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Comment Re:Misinterpretation (Score 0) 242

A number of inaccuracies here. No, the OSNews article does not want people to download the video instead. It merely summaries my letter, which asks that Mozilla do not advocate JavaScript to do video fallbacks, but instead use my code (Video for Everybody) that does the same thing even better and without any JavaScript. I'm thinking of the user's experience first by creating a solution that doesn't require JavaScript.

Submission + - Open Letter to Mozilla Regarding Their Use of HTML (osnews.com)

AberBeta writes: We're on the verge of a serious evolution on the web. Right now, the common way to include video on the web is by use of Flash, a closed-source technology. The answer to this is the HTML5 video tag, which allows you to embed video into HTML pages without the use of Flash or any other non-HTML technology; combined with open video codecs, this could provide the perfect opportunity to further open up and standardise the web. Sadly, not even Mozilla itself really seems to understand what it is supposed to do with the video tag, and actually advocates the use of JavaScript to implement it. Kroc Camen, OSNews editor, is very involved in making/keeping the web open, and has written an open letter to Mozilla in which he urges them to not use JavaScript for HTML video. Coincidentally, this comes on the first day of the Open Video Conference, an event meant to espouse the virtues of using the video tag, which is hypocritically using Flash to live stream the event on their homepage!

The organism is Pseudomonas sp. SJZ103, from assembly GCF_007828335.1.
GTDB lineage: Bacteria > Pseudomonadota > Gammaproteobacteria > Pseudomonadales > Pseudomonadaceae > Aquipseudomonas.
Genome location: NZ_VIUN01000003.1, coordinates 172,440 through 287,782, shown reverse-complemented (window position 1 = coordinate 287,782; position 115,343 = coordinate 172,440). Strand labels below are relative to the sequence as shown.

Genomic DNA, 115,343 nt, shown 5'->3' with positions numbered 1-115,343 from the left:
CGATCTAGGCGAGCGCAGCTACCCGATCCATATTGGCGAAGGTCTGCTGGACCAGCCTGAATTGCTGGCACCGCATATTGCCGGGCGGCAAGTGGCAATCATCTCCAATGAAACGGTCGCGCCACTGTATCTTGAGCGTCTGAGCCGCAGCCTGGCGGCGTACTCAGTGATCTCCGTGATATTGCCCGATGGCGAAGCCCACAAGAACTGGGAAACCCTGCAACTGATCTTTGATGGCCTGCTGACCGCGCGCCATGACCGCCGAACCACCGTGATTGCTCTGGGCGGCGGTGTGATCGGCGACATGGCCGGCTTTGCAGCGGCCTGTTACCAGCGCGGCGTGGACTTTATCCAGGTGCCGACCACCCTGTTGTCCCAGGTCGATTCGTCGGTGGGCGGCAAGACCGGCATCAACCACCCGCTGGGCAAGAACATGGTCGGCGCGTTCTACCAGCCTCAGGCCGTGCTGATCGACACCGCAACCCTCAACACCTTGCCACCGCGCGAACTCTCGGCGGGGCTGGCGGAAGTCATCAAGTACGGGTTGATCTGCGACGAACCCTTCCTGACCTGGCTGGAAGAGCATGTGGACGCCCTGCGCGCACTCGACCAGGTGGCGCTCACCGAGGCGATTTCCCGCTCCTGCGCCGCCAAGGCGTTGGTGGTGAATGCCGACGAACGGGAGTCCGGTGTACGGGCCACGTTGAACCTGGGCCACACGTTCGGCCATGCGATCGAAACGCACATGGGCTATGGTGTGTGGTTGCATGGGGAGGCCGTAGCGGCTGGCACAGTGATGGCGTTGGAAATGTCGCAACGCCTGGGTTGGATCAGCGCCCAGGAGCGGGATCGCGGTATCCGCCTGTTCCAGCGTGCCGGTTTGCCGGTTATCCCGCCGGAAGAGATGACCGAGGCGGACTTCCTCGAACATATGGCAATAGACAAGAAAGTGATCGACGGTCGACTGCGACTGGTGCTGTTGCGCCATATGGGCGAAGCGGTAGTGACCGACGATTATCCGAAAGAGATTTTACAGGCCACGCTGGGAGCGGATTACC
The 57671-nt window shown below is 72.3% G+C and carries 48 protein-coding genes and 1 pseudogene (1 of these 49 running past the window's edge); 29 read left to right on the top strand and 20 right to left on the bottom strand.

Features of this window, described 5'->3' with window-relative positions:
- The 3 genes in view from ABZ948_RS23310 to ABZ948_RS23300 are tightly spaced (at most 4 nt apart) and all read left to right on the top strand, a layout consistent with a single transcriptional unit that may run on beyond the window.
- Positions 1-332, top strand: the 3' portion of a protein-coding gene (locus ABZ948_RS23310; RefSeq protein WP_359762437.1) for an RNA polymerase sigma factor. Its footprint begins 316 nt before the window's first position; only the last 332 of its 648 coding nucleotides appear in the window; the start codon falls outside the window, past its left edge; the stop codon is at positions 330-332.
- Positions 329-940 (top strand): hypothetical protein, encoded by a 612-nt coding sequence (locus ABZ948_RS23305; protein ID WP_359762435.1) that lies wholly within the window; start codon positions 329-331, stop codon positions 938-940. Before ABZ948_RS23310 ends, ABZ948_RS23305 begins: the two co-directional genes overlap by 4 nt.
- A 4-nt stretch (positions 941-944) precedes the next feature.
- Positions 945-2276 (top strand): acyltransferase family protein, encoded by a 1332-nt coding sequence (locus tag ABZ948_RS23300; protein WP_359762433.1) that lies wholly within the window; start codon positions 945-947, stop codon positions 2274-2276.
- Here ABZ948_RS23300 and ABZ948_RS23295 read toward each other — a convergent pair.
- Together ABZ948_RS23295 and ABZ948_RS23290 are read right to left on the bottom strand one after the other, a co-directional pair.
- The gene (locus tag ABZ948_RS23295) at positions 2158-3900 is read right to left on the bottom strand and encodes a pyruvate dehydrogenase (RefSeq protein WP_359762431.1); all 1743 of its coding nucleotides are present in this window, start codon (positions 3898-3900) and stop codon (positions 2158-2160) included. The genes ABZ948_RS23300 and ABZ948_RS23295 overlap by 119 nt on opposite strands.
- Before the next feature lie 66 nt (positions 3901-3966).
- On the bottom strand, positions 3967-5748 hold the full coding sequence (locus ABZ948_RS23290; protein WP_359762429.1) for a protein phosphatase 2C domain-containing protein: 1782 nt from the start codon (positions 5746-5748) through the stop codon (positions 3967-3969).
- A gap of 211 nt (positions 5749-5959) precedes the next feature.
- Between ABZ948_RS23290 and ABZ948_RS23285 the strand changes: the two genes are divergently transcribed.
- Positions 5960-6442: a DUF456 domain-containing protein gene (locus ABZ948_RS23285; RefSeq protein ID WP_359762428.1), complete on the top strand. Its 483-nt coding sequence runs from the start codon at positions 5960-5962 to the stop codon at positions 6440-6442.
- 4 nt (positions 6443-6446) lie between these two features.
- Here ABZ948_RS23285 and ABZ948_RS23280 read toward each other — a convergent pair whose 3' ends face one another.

Submission + - Is code art? (deviantart.com)

Kroc writes: "Code can be art, although doesn't have to be all the time, just as much as asking for a cup of sugar, isn't poetry. Discuss."
United States

Diebold Voting Machines Vulnerable to Virus Attack 122

mcgrew writes "PC world is reporting that Diebold's super-popular voting machines are coming under even more scrutiny. A security review has revealed that they are simply 'not secure enough to guarantee a trustworthy election.' This is according to a report from the University of California Berkley, who did a two-month top-to-bottom review of all California e-voting systems. That's a subject we've discussed before, but Diebold's setup is truly unsettling. An attacker with access to a single machine could disrupt or change the outcome of an entire election using viruses. From the article: 'The report warned that a paper trail of votes cast is not sufficient to guarantee the integrity of an election using the machines. "Malicious code might be able to subtly influence close elections, and it could disrupt elections by causing widespread equipment failure on election day," it said. The source-code review went on to warn that commercial antivirus scanners do not offer adequate protection for the voting machines. "They are not designed to detect virally propagating malicious code that targets voting equipment and voting software," it said.' Oddly, my state of Illinois, long known for election fraud, has paper trails (at least in my county) and according to Black Box Voting doesn't use Diebold anywhere."

Submission + - Hacker does a DIY Amiga in FPGA (hetnet.nl)

An anonymous reader writes: Developer Dennis van Weeren recently announced completion of his from-scratch completely re-engineered Amiga chipset. His PCB design is fully operational and compatible and his verilog code has been released under GPL. Will this finally give the Amiga community a new breath of life?

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